“Appreciation is a wonderful thing: it makes what is excellent in others belong to us as well” – Voltaire
There is a reason why I don’t like Snow White: I find her very ungrateful.
Imagine you’re sweeping a house and tons of forest animals fly in to help you (some literally). Together, they take care of lots of hard work that otherwise would remain ahead of you. They don’t complain, they don’t slack off, they don’t even ask for any reward. They just come in and help you. Like that.
And what does Snow White do? She snarls at a poor innocent deer for using its tongue to clean plates:
Just exactly how did Snow imagine the deer to do the dishes? By staring at them intently with its big eyes? Stack them in a dishwasher with its hind legs? She should be happy the animal is giving it its best go. And sure, it’s not very hygienic (I surely wouldn’t want to eat from a licked-off plate), but even as a six-year-old I knew there was a better way to explain that to Mr. Deer.
Disney ended up ruining Snow White for me. I never liked her.
She also has a stupid dress.
This mental image is something that I’ve never gotten over. In fact, I call something “The Snow White Effect” when I refer to a situation in which someone has given it their all, yet they don’t receive appreciation for it.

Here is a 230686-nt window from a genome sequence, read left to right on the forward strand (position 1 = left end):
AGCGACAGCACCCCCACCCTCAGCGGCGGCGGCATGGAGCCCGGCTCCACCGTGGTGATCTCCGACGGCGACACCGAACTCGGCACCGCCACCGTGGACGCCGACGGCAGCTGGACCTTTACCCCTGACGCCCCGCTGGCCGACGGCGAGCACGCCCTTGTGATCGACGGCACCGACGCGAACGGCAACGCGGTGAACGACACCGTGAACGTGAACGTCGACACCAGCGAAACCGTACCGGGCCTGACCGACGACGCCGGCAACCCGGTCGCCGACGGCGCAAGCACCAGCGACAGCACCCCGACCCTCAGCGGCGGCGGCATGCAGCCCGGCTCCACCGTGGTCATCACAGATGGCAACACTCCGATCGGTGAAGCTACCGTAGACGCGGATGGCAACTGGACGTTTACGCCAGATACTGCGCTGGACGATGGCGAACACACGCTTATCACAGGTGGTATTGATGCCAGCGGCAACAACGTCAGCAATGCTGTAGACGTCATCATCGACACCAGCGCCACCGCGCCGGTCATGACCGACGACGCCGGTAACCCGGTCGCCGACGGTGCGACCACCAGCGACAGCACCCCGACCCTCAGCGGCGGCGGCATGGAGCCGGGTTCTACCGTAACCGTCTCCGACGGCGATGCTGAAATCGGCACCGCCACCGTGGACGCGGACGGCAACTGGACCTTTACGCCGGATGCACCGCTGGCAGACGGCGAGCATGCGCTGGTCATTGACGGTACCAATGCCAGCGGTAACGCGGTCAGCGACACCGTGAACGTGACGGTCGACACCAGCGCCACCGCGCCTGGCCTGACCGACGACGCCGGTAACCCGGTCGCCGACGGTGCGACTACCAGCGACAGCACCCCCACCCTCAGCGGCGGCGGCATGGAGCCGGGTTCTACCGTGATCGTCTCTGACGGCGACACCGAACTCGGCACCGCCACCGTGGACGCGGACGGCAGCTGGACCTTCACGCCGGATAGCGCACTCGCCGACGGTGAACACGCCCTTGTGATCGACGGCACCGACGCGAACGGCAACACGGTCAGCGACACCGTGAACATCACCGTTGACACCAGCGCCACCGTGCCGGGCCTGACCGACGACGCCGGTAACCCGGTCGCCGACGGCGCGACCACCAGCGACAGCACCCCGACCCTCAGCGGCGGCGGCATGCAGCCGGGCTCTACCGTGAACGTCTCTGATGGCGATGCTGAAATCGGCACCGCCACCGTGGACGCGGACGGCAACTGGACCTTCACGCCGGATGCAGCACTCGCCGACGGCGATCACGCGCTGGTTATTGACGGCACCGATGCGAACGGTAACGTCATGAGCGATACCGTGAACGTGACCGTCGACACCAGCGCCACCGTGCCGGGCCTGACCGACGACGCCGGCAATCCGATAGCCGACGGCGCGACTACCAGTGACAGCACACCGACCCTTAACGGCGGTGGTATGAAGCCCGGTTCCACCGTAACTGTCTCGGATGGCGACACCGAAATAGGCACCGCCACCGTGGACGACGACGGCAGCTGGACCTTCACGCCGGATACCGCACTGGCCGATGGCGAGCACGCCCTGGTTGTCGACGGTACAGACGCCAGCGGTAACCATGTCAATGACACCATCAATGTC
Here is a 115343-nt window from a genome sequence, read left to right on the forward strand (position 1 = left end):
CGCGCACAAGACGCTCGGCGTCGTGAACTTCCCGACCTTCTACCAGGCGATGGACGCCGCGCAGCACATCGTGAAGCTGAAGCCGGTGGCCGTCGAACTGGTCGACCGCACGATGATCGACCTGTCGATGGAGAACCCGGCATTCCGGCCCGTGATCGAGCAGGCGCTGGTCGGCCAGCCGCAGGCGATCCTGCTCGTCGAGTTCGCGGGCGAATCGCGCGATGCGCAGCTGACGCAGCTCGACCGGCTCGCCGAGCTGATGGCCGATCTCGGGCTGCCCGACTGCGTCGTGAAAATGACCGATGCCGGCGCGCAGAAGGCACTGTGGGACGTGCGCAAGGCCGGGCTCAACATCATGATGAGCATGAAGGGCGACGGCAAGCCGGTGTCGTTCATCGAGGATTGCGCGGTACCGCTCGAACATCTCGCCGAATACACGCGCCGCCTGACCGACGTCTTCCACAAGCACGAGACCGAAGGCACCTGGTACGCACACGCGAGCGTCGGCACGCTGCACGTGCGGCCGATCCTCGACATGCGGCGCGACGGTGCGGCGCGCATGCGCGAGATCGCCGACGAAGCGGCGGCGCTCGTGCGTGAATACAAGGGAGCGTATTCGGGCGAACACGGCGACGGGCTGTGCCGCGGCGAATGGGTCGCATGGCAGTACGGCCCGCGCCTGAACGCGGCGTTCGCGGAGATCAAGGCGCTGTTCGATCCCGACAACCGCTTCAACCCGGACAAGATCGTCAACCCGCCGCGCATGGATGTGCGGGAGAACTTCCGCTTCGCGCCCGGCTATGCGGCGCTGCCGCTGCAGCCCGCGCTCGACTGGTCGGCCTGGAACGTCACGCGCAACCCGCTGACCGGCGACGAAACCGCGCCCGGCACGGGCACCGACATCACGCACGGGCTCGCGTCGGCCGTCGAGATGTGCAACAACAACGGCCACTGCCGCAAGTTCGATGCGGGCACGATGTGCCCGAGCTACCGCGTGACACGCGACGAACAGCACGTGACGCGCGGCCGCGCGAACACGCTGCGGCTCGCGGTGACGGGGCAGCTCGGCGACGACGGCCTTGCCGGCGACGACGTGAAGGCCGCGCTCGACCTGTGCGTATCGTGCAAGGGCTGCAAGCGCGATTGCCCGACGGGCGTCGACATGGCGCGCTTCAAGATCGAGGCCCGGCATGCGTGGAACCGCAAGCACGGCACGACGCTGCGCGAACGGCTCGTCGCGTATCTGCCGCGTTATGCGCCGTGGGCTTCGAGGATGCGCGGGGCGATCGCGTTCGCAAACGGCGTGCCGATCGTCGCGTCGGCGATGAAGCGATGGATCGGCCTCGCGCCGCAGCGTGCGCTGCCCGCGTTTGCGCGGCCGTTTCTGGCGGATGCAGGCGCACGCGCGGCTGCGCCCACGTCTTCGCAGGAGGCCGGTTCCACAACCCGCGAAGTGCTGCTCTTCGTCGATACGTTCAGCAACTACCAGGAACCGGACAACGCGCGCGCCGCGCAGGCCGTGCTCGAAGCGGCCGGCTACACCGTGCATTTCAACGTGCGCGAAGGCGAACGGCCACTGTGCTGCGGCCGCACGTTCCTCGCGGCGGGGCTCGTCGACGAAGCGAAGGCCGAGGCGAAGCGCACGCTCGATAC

And that’s what I’d like to discuss today: appreciation.
Without it, it’s easy to feel sad or maybe even resentful. When you get too much of it, it’s no good either, because the gratitude will feel fake and will most likely leave you unhappy. Perhaps even a bit suspicious: is the other person really in awe of you or are they merely pretending?
Sometimes, someone expects appreciation for what they did, but what they did was unwanted by you. How do you deal with that?
When I was a child and I had to make these gift-wrappings for Saint Nicholas (don’t even ask – they involve lots of cardboard, coloured papers, glue and creativity). My mother would secretly execute my ideas for me. You know, to save me time.
She never understood what she did wrong, yet I could never be appreciative: I had wanted to do all that work myself! Where my mother expected to see me grateful, I’d be cross with her instead.
So when to be appreciative? When someone has done something and the results are satisfying? Or when in doing something for you, someone has given it their all, but with negative results?
When do I want to be appreciated? I don’t need big words or gestures or constant approval. What I value most is a simple “thank you” when I’ve done my best for you, especially when I think you didn’t notice.
Those two words can brighten up everyone’s day and can motivate you to receive any feedback more positively and work harder.
A little appreciation goes a long way. Unfortunately for Mr. Deer, it probably came too late.